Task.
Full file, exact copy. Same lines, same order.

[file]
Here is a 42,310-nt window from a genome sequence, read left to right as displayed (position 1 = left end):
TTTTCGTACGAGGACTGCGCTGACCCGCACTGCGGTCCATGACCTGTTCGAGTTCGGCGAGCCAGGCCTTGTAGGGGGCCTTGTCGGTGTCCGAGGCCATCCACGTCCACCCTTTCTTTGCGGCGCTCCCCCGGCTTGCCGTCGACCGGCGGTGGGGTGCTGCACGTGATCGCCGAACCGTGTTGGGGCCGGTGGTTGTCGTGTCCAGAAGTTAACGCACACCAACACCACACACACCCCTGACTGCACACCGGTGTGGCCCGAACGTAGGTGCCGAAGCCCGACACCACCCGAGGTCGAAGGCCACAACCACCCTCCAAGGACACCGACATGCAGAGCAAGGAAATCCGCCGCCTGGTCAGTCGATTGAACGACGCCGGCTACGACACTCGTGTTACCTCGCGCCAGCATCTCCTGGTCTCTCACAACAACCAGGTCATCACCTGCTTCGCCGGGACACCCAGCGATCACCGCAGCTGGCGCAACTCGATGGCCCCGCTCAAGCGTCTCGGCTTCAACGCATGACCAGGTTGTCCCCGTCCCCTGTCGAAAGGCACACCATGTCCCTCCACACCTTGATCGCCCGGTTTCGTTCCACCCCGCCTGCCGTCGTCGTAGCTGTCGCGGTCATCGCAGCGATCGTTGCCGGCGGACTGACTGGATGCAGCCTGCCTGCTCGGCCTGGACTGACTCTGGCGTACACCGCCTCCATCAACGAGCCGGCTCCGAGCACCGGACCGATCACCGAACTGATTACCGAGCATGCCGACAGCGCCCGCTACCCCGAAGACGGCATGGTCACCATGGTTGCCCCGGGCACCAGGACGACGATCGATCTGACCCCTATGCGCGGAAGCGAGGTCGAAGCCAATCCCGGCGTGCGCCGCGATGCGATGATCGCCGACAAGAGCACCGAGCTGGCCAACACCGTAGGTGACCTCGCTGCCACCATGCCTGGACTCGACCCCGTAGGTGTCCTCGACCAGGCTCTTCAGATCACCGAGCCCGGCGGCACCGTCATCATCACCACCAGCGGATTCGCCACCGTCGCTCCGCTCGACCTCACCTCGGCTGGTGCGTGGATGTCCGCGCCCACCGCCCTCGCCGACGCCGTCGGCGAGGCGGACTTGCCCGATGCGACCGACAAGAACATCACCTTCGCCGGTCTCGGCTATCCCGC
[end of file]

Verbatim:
Here is a 42,310-nt window from a genome sequence, read left to right as displayed (position 1 = left end):
TTTTCGTACGAGGACTGCGCTGACCCGCACTGCGGTCCATGACCTGTTCGAGTTCGGCGAGCCAGGCCTTGTAGGGGGCCTTGTCGGTGTCCGAGGCCATCCACGTCCACCCTTTCTTTGCGGCGCTCCCCCGGCTTGCCGTCGACCGGCGGTGGGGTGCTGCACGTGATCGCCGAACCGTGTTGGGGCCGGTGGTTGTCGTGTCCAGAAGTTAACGCACACCAACACCACACACACCCCTGACTGCACACCGGTGTGGCCCGAACGTAGGTGCCGAAGCCCGACACCACCCGAGGTCGAAGGCCACAACCACCCTCCAAGGACACCGACATGCAGAGCAAGGAAATCCGCCGCCTGGTCAGTCGATTGAACGACGCCGGCTACGACACTCGTGTTACCTCGCGCCAGCATCTCCTGGTCTCTCACAACAACCAGGTCATCACCTGCTTCGCCGGGACACCCAGCGATCACCGCAGCTGGCGCAACTCGATGGCCCCGCTCAAGCGTCTCGGCTTCAACGCATGACCAGGTTGTCCCCGTCCCCTGTCGAAAGGCACACCATGTCCCTCCACACCTTGATCGCCCGGTTTCGTTCCACCCCGCCTGCCGTCGTCGTAGCTGTCGCGGTCATCGCAGCGATCGTTGCCGGCGGACTGACTGGATGCAGCCTGCCTGCTCGGCCTGGACTGACTCTGGCGTACACCGCCTCCATCAACGAGCCGGCTCCGAGCACCGGACCGATCACCGAACTGATTACCGAGCATGCCGACAGCGCCCGCTACCCCGAAGACGGCATGGTCACCATGGTTGCCCCGGGCACCAGGACGACGATCGATCTGACCCCTATGCGCGGAAGCGAGGTCGAAGCCAATCCCGGCGTGCGCCGCGATGCGATGATCGCCGACAAGAGCACCGAGCTGGCCAACACCGTAGGTGACCTCGCTGCCACCATGCCTGGACTCGACCCCGTAGGTGTCCTCGACCAGGCTCTTCAGATCACCGAGCCCGGCGGCACCGTCATCATCACCACCAGCGGATTCGCCACCGTCGCTCCGCTCGACCTCACCTCGGCTGGTGCGTGGATGTCCGCGCCCACCGCCCTCGCCGACGCCGTCGGCGAGGCGGACTTGCCCGATGCGACCGACAAGAACATCACCTTCGCCGGTCTCGGCTATCCCGC